What she said she loved about being an LVN Pictures contract star was that “I had siblings outside my own family.”

“We were all really close,” she recalled. “Making movies didn’t feel like work for me. I just had fun. I became serious about it later on when I did ‘Biyaya ng Lupa’ and got nominated for best supporting actress.”

The Manuel Silos drama bagged the Famas best picture and best story trophies. It also competed at the 10th Berlin International Film Festival in Germany, and was exhibited at the 1960 Asian Film Festival in Tokyo, Japan.

Marita then took a break from acting when she married Reynaldo “Boy” Roxas in 1961 and took care of their six children: Reynaldo Francis, Raymond Sebastian, Maria Teresa Cecilia, Robert Joseph, Lourdes Marita and Reymar Paul.

Marita resumed making movies in 1986 with “Tu-yay and His Magic Payong” and in 1988 with “Boy Negro,” “Natutulog Pa ang Diyos” and “Pik Pak Boom.” She was also seen in movies like “Dear Diary” (1989), “Ama, Bakit Mo Ako Pinabayaan?” (1990), “May Minamahal” (1993), “Dyesebel” (1996), “Kailangan Ko’y Ikaw” (2000) and “Caregiver” (2008).

She was last seen on the big screen in Atom Magadia’s drama “Dagsin” (2016), which won for her the best actress award for a cameo role at the 2017 Urduja Film Festival. On TV, she appeared in drama programs aired by ABS-CBN and GMA 7. Her last was in 2018, titled “Kung Nahati ang Puso,” broadcast by the Kapuso network.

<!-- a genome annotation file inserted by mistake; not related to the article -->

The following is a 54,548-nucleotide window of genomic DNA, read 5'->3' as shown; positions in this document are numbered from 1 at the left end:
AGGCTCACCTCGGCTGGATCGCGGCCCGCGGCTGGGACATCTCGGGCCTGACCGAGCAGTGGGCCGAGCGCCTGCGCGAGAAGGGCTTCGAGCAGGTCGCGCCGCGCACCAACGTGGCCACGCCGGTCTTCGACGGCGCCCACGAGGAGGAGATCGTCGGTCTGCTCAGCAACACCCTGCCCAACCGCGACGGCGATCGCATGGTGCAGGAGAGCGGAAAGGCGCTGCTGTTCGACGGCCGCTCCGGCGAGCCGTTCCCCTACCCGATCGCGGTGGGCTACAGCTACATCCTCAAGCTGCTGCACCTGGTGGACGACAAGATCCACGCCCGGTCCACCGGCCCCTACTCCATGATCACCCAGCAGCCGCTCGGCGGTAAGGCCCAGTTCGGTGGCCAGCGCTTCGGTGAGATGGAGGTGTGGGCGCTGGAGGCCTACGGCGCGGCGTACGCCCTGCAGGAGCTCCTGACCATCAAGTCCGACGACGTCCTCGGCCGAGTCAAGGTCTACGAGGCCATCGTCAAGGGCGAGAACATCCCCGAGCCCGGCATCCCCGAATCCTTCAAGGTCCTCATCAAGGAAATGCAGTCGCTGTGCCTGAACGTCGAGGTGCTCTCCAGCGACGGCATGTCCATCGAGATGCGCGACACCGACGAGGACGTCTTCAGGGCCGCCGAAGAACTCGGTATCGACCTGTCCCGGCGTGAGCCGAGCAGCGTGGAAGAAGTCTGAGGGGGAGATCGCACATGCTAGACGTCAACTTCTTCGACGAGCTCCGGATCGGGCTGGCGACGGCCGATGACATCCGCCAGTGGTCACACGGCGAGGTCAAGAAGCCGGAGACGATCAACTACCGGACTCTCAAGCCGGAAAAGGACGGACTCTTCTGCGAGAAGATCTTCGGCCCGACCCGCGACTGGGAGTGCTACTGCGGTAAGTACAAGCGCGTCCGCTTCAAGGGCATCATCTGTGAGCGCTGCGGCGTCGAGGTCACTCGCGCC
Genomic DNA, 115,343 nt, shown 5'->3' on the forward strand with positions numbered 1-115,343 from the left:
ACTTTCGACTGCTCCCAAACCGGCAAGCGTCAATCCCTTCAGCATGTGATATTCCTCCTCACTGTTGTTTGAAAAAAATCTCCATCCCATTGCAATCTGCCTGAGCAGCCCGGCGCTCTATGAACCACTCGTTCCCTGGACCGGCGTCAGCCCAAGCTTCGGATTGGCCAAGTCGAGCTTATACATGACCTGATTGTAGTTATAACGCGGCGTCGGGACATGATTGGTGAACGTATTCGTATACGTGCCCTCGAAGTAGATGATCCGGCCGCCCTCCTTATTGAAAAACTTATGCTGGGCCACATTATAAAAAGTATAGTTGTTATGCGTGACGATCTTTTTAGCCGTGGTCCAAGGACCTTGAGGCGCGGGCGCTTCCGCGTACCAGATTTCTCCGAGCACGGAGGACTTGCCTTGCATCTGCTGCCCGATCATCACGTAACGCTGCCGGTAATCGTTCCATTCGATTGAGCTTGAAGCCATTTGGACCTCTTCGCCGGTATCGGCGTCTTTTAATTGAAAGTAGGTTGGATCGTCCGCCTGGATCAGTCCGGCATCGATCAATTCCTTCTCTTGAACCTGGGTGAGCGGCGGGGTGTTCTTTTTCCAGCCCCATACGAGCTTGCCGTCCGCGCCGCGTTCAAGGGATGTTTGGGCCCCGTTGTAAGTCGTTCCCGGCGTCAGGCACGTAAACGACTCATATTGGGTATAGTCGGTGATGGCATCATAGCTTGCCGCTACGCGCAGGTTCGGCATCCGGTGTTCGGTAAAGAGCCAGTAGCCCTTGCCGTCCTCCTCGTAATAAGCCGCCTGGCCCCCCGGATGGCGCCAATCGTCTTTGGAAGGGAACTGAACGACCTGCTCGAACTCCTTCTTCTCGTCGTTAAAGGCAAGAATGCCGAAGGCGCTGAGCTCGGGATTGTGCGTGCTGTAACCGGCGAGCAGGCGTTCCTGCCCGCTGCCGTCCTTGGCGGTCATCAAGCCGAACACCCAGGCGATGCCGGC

Marita had hoped for even just one of her kids to follow in her footsteps and become an actor, “but I guess it wasn’t meant to be,” she declared. “My youngest, Paul, did a couple of movies. He would fetch me at work sometimes and directors would include him in their projects. But he didn’t last long because he hated waiting on the set for long hours.”

Now, her eyes are trained on her grandkids. “I encourage them to try their luck in show biz, but I don’t force them,” she said, excitedly adding that her granddaughter Maria Ysabella Ysmael will be representing Parañaque City in the first Miss Universe Philippines pageant in June.

“It’s really her dream to become a beauty queen,” said Marita, the proud grandma. “I’m happy that she’s now starting to do something about that dream. When I was just starting, beauty pageants weren’t as prestigious. Now, girls become the country’s ambassadress of goodwill and get to go around the world. They are also able to promote their advocacies.”

Marita said she intended to help her granddaughter prepare for the pageant. “Her advocacy is mental health awareness, which is very good. I will still talk to her about it and give my own piece, which she might be able to use [during the contest]. I told her I’m happy for her because it will open doors for her. It can even pave the way for her to join show biz,” Marita said. “Bella is having second thoughts because she said she doesn’t know how to act, but I told her that, these days, you already have workshops where you can learn all about acting.”